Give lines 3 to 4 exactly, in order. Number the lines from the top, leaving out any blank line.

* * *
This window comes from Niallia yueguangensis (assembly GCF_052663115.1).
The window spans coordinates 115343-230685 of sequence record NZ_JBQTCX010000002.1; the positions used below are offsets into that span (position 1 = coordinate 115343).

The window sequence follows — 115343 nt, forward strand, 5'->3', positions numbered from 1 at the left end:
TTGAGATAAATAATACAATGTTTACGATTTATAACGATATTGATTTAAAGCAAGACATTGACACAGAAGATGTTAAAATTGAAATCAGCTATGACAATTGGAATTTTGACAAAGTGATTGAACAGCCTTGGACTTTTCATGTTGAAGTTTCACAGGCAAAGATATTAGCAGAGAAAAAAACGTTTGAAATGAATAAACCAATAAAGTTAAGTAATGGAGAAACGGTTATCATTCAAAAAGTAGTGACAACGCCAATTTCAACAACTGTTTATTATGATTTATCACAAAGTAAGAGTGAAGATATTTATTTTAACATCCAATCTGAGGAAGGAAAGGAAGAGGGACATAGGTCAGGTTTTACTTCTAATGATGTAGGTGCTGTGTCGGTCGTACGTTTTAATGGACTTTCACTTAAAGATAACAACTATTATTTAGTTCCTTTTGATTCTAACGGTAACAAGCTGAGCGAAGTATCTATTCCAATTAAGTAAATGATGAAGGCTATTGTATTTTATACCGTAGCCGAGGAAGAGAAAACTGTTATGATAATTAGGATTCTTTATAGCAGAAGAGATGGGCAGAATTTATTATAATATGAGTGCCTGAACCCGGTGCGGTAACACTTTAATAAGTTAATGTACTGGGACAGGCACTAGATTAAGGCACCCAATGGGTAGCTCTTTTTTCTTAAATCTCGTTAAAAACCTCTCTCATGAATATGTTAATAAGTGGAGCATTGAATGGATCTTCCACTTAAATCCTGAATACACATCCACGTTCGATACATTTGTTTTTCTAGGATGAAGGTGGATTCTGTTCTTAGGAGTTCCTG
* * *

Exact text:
The window sequence follows — 115343 nt, forward strand, 5'->3', positions numbered from 1 at the left end:
TTGAGATAAATAATACAATGTTTACGATTTATAACGATATTGATTTAAAGCAAGACATTGACACAGAAGATGTTAAAATTGAAATCAGCTATGACAATTGGAATTTTGACAAAGTGATTGAACAGCCTTGGACTTTTCATGTTGAAGTTTCACAGGCAAAGATATTAGCAGAGAAAAAAACGTTTGAAATGAATAAACCAATAAAGTTAAGTAATGGAGAAACGGTTATCATTCAAAAAGTAGTGACAACGCCAATTTCAACAACTGTTTATTATGATTTATCACAAAGTAAGAGTGAAGATATTTATTTTAACATCCAATCTGAGGAAGGAAAGGAAGAGGGACATAGGTCAGGTTTTACTTCTAATGATGTAGGTGCTGTGTCGGTCGTACGTTTTAATGGACTTTCACTTAAAGATAACAACTATTATTTAGTTCCTTTTGATTCTAACGGTAACAAGCTGAGCGAAGTATCTATTCCAATTAAGTAAATGATGAAGGCTATTGTATTTTATACCGTAGCCGAGGAAGAGAAAACTGTTATGATAATTAGGATTCTTTATAGCAGAAGAGATGGGCAGAATTTATTATAATATGAGTGCCTGAACCCGGTGCGGTAACACTTTAATAAGTTAATGTACTGGGACAGGCACTAGATTAAGGCACCCAATGGGTAGCTCTTTTTTCTTAAATCTCGTTAAAAACCTCTCTCATGAATATGTTAATAAGTGGAGCATTGAATGGATCTTCCACTTAAATCCTGAATACACATCCACGTTCGATACATTTGTTTTTCTAGGATGAAGGTGGATTCTGTTCTTAGGAGTTCCTG